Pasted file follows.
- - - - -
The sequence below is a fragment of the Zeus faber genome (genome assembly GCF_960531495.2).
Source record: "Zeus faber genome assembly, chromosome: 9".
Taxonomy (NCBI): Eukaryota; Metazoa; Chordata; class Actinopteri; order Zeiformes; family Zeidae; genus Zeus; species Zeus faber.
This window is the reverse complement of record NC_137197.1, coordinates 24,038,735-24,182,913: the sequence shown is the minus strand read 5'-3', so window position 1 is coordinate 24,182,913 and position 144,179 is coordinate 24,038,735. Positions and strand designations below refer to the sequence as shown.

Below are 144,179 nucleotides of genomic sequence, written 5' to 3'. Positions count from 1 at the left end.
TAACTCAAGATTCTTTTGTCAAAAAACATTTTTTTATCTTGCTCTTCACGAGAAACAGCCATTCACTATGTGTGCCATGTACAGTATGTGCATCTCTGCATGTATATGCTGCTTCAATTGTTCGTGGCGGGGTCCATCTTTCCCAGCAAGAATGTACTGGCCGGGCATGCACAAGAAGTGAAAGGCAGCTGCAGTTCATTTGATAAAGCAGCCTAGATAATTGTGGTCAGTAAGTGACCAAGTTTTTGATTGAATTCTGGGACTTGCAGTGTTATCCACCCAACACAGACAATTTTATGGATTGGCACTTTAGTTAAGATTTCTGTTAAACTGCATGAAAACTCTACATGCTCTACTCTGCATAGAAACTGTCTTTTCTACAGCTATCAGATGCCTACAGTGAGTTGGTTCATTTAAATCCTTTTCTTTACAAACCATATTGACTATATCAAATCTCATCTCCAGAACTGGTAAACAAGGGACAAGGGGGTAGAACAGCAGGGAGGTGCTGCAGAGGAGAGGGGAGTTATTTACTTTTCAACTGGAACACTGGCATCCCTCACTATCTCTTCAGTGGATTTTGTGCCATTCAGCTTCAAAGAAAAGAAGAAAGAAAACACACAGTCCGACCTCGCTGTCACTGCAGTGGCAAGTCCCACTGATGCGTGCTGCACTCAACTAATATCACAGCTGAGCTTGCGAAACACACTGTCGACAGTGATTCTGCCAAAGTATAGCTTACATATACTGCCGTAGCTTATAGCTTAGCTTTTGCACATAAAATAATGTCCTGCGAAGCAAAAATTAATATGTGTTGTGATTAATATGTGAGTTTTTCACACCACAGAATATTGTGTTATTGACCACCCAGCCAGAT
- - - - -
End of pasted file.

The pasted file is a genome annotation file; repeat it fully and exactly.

The sequence below is a fragment of the Zeus faber genome (genome assembly GCF_960531495.2).
Source record: "Zeus faber genome assembly, chromosome: 9".
Taxonomy (NCBI): Eukaryota; Metazoa; Chordata; class Actinopteri; order Zeiformes; family Zeidae; genus Zeus; species Zeus faber.
This window is the reverse complement of record NC_137197.1, coordinates 24,038,735-24,182,913: the sequence shown is the minus strand read 5'-3', so window position 1 is coordinate 24,182,913 and position 144,179 is coordinate 24,038,735. Positions and strand designations below refer to the sequence as shown.

Below are 144,179 nucleotides of genomic sequence, written 5' to 3'. Positions count from 1 at the left end.
TAACTCAAGATTCTTTTGTCAAAAAACATTTTTTTATCTTGCTCTTCACGAGAAACAGCCATTCACTATGTGTGCCATGTACAGTATGTGCATCTCTGCATGTATATGCTGCTTCAATTGTTCGTGGCGGGGTCCATCTTTCCCAGCAAGAATGTACTGGCCGGGCATGCACAAGAAGTGAAAGGCAGCTGCAGTTCATTTGATAAAGCAGCCTAGATAATTGTGGTCAGTAAGTGACCAAGTTTTTGATTGAATTCTGGGACTTGCAGTGTTATCCACCCAACACAGACAATTTTATGGATTGGCACTTTAGTTAAGATTTCTGTTAAACTGCATGAAAACTCTACATGCTCTACTCTGCATAGAAACTGTCTTTTCTACAGCTATCAGATGCCTACAGTGAGTTGGTTCATTTAAATCCTTTTCTTTACAAACCATATTGACTATATCAAATCTCATCTCCAGAACTGGTAAACAAGGGACAAGGGGGTAGAACAGCAGGGAGGTGCTGCAGAGGAGAGGGGAGTTATTTACTTTTCAACTGGAACACTGGCATCCCTCACTATCTCTTCAGTGGATTTTGTGCCATTCAGCTTCAAAGAAAAGAAGAAAGAAAACACACAGTCCGACCTCGCTGTCACTGCAGTGGCAAGTCCCACTGATGCGTGCTGCACTCAACTAATATCACAGCTGAGCTTGCGAAACACACTGTCGACAGTGATTCTGCCAAAGTATAGCTTACATATACTGCCGTAGCTTATAGCTTAGCTTTTGCACATAAAATAATGTCCTGCGAAGCAAAAATTAATATGTGTTGTGATTAATATGTGAGTTTTTCACACCACAGAATATTGTGTTATTGACCACCCAGCCAGAT